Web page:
Moving still portrait sculptures by ZEITGUISED in collaboration with Berlin fashion label Franzius and ProdCo Stink Berlin. Premiere at the Stink Temporary Gallery during Gallery Weekend Berlin 2012.
Long fascinated with the gallery and museum worlds, Andy Freeberg often turns his camera on the dealers, gallery patrons, artists, museum guards, and their interplay with the works of art themselves. His project Guardians, about the women that guard the art in Russian museums, won Photolucida’s Critical Mass book award and was published in 2010.
In the art museums of Russia, women sit in the galleries and guard the collections. When you look at the paintings and sculptures, the presence of the women becomes an inherent part of viewing the artwork itself. I found the guards as intriguing to observe as the pieces they watch over. In conversation they told me how much they like being among Russia’s great art. A woman in Moscow’s State Tretyakov Gallery Museum said she often returns there on her day off to sit in front of a painting that reminds her of her childhood home. Another guard travels three hours each day to work, since at home she would just sit on her porch and complain about her illnesses, “as old women do.” She would rather be at the museum enjoying the people watching, surrounded by the history of her country.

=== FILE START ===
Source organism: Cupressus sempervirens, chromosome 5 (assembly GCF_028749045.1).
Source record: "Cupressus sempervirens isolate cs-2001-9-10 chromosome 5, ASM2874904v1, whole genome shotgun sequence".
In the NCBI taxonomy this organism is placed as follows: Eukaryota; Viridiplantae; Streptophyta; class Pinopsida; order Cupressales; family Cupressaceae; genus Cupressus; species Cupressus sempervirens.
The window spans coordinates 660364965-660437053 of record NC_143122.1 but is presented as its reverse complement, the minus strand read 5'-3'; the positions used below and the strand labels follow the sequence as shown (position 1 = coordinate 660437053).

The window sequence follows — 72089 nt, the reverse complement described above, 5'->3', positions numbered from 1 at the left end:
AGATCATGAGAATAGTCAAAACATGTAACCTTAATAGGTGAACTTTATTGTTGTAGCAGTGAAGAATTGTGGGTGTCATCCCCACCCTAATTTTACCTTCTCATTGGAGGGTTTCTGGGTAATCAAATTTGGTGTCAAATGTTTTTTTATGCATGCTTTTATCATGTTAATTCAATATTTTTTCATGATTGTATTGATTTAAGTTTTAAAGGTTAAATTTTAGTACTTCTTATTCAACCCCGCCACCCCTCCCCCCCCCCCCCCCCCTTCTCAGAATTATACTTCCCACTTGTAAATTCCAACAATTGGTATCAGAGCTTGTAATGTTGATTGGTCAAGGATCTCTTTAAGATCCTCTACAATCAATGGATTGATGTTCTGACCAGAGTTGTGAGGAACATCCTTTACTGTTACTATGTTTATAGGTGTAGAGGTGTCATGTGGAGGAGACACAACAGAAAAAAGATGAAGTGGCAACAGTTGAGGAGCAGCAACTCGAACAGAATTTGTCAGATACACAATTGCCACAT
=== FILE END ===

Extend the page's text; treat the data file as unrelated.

Andy Freeberg was born in New York City where he learned at an early age to be a critical observer of the world and the people in it. After studying at the University of Michigan, he began his professional photography career in New York taking portraits for such publications as The Village Voice, Rolling Stone, Time, and Fortune, photographing the likes of Michael Jackson, Bill Gates, and Neil Young. Freeberg has recently emerged on the contemporary art scene as a wry commentator on the art industry itself. Freeberg’s work is in many public and private collections including the Museum of Fine Arts Boston, The Portland Art Museum, the George Eastman House, and the Museum of Fine Arts Houston.